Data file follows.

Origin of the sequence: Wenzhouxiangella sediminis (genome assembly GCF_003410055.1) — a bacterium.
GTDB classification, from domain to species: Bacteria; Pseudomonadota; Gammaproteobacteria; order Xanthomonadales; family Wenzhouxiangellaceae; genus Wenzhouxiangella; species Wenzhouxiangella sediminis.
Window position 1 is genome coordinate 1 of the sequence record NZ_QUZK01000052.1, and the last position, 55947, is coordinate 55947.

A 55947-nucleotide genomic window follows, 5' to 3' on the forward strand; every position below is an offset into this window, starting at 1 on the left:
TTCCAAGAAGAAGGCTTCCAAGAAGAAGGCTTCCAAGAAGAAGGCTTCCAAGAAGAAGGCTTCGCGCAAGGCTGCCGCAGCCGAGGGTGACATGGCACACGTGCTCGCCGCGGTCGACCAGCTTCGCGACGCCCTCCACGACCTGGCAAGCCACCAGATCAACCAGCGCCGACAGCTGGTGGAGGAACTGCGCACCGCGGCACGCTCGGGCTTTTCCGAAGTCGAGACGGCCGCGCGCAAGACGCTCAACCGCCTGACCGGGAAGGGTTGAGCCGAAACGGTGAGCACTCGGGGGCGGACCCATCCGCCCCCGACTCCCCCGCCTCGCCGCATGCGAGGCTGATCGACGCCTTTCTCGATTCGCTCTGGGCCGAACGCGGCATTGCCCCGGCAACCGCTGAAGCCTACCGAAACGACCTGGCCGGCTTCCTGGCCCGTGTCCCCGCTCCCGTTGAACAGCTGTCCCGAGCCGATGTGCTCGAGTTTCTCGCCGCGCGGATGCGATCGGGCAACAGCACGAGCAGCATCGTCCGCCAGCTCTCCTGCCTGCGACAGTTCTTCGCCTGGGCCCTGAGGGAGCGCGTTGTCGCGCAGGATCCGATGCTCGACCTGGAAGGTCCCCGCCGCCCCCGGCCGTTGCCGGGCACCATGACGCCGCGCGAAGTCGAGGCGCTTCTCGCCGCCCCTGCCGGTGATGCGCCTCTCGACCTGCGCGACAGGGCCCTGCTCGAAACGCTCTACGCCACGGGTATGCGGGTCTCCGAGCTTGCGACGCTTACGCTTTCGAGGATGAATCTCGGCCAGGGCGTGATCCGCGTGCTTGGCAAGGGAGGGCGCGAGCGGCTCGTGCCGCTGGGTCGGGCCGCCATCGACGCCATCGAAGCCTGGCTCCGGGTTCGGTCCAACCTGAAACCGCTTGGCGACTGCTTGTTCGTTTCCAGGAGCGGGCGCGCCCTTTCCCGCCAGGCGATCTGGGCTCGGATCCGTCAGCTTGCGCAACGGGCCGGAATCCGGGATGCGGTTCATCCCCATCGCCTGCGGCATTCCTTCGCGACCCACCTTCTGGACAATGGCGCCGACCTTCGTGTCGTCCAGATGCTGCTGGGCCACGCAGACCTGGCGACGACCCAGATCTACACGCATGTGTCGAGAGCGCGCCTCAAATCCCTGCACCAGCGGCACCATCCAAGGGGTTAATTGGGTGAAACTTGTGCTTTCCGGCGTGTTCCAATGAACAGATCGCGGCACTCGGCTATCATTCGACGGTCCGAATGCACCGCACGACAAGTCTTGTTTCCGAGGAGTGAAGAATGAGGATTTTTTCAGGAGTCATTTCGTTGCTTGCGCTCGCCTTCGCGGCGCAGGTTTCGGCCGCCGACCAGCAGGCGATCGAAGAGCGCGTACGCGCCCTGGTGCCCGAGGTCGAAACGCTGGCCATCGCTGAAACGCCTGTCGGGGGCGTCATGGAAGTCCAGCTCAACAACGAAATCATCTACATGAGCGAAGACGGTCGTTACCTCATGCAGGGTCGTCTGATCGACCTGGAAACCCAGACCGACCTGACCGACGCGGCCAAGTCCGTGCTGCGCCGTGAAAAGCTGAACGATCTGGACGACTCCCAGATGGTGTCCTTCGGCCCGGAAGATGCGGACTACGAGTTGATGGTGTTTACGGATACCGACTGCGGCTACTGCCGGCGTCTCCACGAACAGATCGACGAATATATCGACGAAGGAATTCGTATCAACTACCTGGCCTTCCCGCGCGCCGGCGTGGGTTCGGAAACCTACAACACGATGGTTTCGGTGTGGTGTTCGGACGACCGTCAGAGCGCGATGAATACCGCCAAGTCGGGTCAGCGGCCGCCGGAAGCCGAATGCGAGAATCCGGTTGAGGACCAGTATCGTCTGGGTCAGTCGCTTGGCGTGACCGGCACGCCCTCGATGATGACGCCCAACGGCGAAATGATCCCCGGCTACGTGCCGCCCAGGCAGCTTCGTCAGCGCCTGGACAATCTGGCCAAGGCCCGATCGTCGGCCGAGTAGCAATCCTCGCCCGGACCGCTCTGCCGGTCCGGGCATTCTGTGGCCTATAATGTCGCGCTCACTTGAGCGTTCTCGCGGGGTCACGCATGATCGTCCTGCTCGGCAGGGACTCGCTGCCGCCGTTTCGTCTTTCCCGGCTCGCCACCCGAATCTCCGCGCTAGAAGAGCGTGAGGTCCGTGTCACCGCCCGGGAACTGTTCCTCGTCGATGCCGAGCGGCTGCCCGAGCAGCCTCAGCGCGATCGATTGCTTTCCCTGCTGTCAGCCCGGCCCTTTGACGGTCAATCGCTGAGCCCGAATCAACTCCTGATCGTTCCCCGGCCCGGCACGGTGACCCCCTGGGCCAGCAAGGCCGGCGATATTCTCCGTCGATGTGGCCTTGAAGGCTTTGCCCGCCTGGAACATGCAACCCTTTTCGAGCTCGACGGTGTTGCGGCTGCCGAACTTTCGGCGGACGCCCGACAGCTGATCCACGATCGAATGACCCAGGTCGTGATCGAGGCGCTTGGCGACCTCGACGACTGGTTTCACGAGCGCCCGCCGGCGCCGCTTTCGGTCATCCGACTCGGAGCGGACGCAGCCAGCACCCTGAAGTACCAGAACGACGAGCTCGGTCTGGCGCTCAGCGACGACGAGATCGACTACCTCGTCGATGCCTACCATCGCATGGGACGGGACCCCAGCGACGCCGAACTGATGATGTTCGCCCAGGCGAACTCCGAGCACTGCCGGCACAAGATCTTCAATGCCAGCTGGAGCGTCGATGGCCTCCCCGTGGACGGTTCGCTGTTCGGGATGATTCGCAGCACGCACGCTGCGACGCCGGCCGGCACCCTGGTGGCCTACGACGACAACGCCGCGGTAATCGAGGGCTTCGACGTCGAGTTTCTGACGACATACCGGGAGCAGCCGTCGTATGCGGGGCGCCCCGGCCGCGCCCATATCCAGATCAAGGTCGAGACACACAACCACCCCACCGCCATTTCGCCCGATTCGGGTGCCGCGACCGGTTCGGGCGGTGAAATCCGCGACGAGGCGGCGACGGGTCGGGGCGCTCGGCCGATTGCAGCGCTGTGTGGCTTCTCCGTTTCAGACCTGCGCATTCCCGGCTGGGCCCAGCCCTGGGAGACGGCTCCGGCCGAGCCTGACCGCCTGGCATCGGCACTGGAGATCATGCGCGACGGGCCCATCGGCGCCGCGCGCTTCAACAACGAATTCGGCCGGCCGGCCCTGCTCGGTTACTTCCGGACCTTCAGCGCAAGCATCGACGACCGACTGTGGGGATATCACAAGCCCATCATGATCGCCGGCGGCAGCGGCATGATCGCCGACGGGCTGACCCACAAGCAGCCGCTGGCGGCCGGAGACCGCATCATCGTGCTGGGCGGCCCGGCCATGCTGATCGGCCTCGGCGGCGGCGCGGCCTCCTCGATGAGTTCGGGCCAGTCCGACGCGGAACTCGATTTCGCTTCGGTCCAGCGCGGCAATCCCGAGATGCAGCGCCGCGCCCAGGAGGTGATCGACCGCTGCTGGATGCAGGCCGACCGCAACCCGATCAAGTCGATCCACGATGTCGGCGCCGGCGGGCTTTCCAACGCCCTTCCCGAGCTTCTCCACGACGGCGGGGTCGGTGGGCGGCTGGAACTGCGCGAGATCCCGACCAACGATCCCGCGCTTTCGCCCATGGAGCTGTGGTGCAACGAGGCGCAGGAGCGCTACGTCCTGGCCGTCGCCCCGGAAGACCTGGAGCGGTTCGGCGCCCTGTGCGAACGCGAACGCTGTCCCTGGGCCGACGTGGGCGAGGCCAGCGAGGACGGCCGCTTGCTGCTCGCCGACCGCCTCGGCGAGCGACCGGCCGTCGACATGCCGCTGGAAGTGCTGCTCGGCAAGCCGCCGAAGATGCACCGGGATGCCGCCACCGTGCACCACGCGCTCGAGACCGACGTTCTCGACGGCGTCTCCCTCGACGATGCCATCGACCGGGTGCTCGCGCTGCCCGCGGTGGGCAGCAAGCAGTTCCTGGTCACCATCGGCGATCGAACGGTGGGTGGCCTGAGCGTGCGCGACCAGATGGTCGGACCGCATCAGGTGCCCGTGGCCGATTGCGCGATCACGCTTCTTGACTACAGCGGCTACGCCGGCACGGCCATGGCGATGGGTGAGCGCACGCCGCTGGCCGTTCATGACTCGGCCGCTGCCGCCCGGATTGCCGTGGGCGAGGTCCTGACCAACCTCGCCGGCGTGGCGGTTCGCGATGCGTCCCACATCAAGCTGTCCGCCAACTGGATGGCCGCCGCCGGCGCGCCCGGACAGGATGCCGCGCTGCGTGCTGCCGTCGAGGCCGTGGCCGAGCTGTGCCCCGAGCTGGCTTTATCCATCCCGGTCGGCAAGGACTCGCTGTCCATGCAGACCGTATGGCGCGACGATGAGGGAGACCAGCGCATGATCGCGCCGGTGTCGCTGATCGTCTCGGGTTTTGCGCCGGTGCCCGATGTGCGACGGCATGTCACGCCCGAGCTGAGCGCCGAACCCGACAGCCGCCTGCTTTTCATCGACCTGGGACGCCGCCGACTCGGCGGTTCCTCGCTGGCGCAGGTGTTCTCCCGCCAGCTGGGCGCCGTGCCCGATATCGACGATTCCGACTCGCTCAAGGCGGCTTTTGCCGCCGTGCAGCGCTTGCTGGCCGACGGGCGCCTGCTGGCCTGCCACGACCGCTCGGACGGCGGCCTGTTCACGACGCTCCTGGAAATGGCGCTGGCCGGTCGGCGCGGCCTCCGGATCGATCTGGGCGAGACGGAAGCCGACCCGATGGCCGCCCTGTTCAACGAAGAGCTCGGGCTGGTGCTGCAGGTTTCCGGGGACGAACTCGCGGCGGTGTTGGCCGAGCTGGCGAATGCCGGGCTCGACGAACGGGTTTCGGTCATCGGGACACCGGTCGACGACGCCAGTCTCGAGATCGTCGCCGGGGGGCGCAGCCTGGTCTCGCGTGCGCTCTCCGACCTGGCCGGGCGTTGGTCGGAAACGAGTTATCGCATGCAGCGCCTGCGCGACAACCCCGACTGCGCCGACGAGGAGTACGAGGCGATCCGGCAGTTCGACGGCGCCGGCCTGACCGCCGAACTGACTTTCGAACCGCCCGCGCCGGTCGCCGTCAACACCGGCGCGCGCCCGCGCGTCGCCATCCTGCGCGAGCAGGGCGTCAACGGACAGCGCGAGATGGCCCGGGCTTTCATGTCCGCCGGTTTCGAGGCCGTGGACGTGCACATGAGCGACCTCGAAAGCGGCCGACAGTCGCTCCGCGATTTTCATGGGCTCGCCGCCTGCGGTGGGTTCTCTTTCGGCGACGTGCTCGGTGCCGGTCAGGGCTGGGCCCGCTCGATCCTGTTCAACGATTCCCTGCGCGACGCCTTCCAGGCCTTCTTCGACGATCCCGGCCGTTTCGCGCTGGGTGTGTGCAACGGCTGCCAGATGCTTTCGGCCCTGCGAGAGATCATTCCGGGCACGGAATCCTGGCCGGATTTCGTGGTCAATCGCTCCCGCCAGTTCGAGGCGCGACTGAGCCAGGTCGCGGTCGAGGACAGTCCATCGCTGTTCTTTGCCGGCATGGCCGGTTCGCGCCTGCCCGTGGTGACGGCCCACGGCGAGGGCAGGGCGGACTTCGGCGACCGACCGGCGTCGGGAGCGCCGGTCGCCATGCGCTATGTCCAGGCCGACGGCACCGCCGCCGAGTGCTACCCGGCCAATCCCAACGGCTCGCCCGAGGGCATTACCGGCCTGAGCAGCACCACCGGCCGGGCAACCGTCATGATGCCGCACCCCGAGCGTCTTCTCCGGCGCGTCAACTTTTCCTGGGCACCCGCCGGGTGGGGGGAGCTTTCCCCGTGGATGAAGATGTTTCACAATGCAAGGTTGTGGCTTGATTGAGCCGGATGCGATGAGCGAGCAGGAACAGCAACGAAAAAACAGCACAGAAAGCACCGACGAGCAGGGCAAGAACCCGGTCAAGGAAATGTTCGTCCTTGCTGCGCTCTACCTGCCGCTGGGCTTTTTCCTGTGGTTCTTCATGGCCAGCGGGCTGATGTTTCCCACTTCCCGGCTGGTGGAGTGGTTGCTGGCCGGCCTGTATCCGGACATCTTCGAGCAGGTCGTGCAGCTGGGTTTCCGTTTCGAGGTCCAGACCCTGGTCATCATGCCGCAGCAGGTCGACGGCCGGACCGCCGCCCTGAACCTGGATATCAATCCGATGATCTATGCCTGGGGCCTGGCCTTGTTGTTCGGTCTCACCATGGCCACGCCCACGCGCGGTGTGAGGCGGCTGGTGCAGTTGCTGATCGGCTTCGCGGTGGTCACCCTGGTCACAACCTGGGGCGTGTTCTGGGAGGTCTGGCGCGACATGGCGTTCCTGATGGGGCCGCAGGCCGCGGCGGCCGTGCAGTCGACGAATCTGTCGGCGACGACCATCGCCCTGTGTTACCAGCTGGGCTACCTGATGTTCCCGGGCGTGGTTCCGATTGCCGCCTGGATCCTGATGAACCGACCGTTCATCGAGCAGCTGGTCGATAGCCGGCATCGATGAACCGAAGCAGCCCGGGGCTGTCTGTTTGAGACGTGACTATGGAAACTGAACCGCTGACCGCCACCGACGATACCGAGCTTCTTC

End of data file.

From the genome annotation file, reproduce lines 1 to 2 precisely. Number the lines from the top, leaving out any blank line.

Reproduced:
Origin of the sequence: Wenzhouxiangella sediminis (genome assembly GCF_003410055.1) — a bacterium.
GTDB classification, from domain to species: Bacteria; Pseudomonadota; Gammaproteobacteria; order Xanthomonadales; family Wenzhouxiangellaceae; genus Wenzhouxiangella; species Wenzhouxiangella sediminis.